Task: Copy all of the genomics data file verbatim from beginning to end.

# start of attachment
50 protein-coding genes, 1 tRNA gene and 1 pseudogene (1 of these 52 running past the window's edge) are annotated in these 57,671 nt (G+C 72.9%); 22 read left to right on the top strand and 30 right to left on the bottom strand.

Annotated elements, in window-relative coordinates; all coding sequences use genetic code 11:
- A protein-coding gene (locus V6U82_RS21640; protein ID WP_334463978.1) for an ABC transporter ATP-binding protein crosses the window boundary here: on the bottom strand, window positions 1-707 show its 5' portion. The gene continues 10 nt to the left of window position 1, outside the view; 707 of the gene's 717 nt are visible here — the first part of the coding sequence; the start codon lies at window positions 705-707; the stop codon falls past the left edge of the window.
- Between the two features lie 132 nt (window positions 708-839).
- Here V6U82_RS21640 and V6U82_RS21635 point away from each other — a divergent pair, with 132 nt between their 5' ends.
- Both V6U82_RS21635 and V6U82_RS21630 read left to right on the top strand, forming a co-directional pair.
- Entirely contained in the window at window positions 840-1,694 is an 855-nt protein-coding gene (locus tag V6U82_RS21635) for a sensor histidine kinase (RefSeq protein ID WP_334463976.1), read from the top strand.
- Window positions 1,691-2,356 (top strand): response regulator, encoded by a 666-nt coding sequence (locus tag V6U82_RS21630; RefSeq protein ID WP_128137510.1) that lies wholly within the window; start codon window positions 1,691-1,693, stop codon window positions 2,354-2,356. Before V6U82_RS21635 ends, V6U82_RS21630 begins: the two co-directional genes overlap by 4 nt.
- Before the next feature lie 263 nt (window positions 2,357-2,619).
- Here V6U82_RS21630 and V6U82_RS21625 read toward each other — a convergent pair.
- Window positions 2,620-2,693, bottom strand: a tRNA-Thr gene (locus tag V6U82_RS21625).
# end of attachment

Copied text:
50 protein-coding genes, 1 tRNA gene and 1 pseudogene (1 of these 52 running past the window's edge) are annotated in these 57,671 nt (G+C 72.9%); 22 read left to right on the top strand and 30 right to left on the bottom strand.

Annotated elements, in window-relative coordinates; all coding sequences use genetic code 11:
- A protein-coding gene (locus V6U82_RS21640; protein ID WP_334463978.1) for an ABC transporter ATP-binding protein crosses the window boundary here: on the bottom strand, window positions 1-707 show its 5' portion. The gene continues 10 nt to the left of window position 1, outside the view; 707 of the gene's 717 nt are visible here — the first part of the coding sequence; the start codon lies at window positions 705-707; the stop codon falls past the left edge of the window.
- Between the two features lie 132 nt (window positions 708-839).
- Here V6U82_RS21640 and V6U82_RS21635 point away from each other — a divergent pair, with 132 nt between their 5' ends.
- Both V6U82_RS21635 and V6U82_RS21630 read left to right on the top strand, forming a co-directional pair.
- Entirely contained in the window at window positions 840-1,694 is an 855-nt protein-coding gene (locus tag V6U82_RS21635) for a sensor histidine kinase (RefSeq protein ID WP_334463976.1), read from the top strand.
- Window positions 1,691-2,356 (top strand): response regulator, encoded by a 666-nt coding sequence (locus tag V6U82_RS21630; RefSeq protein ID WP_128137510.1) that lies wholly within the window; start codon window positions 1,691-1,693, stop codon window positions 2,354-2,356. Before V6U82_RS21635 ends, V6U82_RS21630 begins: the two co-directional genes overlap by 4 nt.
- Before the next feature lie 263 nt (window positions 2,357-2,619).
- Here V6U82_RS21630 and V6U82_RS21625 read toward each other — a convergent pair.
- Window positions 2,620-2,693, bottom strand: a tRNA-Thr gene (locus tag V6U82_RS21625).